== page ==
finishing serger tails

Ways to Finish Serger Tails

A serger is an invaluable tool when it comes to sewing garments. A serger makes sewing knit fabrics a breeze and allows you to finish the raw edges of woven fabrics for a professional finish. But what do you do with those thread tails that are the result of every serged seam? There are actually quite a few ways to finish serger tails, depending on the type of seam, the look you desire, and of course just personal preference.

Often when you are serging a seam, the ends of the seam will end up enclosed into another seam, so finishing off the tail is not necessary. But there are times when the end of the seam is going to remain “open” and so the thread tails need to be finished somehow, so that they do not unravel. A common example of this would be serging in the round. Examples might include a neckband on a knit garment or finishing off the seam allowance of a waist on a woven dress. In cases like these, the end of the serged line stays exposed, and so accordingly, the tails need to be sealed somehow. Today I am going to show you a few of my favorite ways to finish serger tails.

Threading the Tails Through the Seam

One way to finish serger tails is to thread the tails back through the seam itself. You can do this with a large embroidery needle, or you can use a special little tool designed specifically for this purpose. If you have the serger seam hook, you will slide the hook between the seam and the fabric about 1″ from the end of the seam. Then hook the tails on the end of the tool, and gently pull the tool back out. The tails will be brought underneath the thread loops, securing it between the seam and fabric. If you use an embroidery needle, do the same thing but bring the needle through so the eye comes out first, thread the tails through the eye, and pull through. The needle method certainly works, but the seam hook is easier and faster, and it is a very inexpensive tool to have.

Stitching the Tails to the Seam Allowance

This is a method I will sometimes use when a seam will be topstitched anyway, but the edge of the seam is not enclosed. An example is a woven dress with a button placket. When you sew the skirt to the bodice, if the waist seam isn’t fully enclosed, you will typically want to serge the seam allowance to enclose the raw edge so it doesn’t fray and to give a professional finish. But that means that the serged end goes right to the end of the skirt/bodice. Because I will topstitch the seam allowance anyway, I can trap the tails between the fabric and the seam in top stitching. I find this method faster than threading the tails through the seam which is why I often use this method instead.

To do this, I take it over to my sewing machine and set the machine to a zigzag stitch. Lay the serger tails along the seam allowance, and secure to the seam allowance with a zigzag stitch. Open the fabric and press. The serger tail will be between the seam allowance and main fabric. Topstitch. The tails are fully enclosed!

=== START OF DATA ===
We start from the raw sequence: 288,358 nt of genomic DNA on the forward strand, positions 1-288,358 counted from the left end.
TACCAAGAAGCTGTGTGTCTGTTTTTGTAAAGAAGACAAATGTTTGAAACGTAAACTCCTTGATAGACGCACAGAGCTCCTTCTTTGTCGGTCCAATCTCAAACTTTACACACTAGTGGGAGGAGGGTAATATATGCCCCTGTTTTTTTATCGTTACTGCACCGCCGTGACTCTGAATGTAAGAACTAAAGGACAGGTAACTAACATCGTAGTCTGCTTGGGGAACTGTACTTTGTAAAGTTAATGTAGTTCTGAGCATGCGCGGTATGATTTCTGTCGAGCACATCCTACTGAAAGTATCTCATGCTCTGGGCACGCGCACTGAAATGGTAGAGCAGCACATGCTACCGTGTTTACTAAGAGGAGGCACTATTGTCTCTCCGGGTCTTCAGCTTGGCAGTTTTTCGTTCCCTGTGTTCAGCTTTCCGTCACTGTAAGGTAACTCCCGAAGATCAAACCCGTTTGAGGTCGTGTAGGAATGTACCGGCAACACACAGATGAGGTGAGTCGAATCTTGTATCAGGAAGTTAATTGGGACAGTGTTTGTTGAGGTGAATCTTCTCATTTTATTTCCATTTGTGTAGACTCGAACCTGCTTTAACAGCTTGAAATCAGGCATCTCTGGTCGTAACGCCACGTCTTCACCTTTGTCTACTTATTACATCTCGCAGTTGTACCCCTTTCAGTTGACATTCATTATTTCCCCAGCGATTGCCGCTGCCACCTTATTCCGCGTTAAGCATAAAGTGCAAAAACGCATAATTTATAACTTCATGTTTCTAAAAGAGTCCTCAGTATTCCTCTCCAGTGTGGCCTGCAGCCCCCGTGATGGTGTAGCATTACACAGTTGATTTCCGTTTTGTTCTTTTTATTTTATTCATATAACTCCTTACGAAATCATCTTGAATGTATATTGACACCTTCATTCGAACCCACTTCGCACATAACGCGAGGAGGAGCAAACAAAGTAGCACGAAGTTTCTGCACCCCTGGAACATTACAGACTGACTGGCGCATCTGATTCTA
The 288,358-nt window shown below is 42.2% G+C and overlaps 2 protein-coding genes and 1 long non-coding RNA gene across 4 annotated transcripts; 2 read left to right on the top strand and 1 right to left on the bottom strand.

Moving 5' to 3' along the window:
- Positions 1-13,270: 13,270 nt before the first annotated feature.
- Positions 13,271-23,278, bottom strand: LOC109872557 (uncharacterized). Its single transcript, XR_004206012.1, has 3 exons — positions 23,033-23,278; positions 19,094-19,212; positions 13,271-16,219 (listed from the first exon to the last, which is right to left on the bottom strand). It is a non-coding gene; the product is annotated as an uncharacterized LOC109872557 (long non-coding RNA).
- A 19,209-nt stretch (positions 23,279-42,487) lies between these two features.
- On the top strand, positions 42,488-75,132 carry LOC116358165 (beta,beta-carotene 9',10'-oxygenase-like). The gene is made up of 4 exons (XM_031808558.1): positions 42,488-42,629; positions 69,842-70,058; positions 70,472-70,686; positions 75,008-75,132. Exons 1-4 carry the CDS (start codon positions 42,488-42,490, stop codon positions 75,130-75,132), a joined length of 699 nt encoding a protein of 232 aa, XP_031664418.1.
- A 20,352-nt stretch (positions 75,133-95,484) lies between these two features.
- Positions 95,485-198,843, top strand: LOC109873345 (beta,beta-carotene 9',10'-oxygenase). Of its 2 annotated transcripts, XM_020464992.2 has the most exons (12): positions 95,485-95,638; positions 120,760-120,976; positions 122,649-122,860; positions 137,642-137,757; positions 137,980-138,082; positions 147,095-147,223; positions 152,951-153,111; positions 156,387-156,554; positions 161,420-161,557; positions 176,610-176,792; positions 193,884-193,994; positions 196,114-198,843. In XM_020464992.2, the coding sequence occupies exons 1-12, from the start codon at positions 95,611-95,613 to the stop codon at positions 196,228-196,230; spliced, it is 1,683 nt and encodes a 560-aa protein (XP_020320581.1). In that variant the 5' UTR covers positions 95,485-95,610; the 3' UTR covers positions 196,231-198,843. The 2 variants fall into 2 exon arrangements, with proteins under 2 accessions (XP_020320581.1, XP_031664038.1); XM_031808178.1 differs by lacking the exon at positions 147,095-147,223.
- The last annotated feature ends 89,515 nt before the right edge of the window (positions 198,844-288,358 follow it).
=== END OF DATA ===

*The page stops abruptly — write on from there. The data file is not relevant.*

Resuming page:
Fray Check/Glue

Using Fray Check glue is exclusively how I finish a serged rolled hem. Whether you are doing a rolled hem in the round, as in on a skirt, or finished corners, as in on a napkin, you need the tail fully removed. To do this without the thread unraveling, use Fray Check glue. Put a drop or two of glue right at the end of the seam line at the base of the tail. Once the glue is fully dried, simply clip the tail right off. The glue will prevent any unraveling and leaves a beautiful finish.

Tie the Tail in a Knot

I probably use this method more than any other! Why? It is FAST! The key is to make sure you tie the right threads. In these pictures I have a different color thread in each position so it is very clear. After you finish your serged seam, trim your tail down to about 1″ long. Then, gently pull at the tails until you see the threads start to separate. You will notice that your looper threads (white and tan here) are longer than the needle threads (pink and gray here). If your threads are all the same color you can still tell because they will be the two longer threads. Hold those two threads, one in each hand, and pull them gently. The tail will start to tighten. Once you have it tightened down, tie those two threads in a knot. Then trim the tails.

This method is super-fast, but slightly less “polished” looking. For this reason, I usually use this method in a seam that will also be either hidden, or topstitched. For example, if I serge a neckband in the round I might finish it like this, because then I will topstitch that seam down and further secure/cover the tails.

That’s It!

It is that easy to finish serger tails! The results are clean, professional, and most importantly, secure! What is your favorite method?

Happy Sewing!

XOXO Jessie

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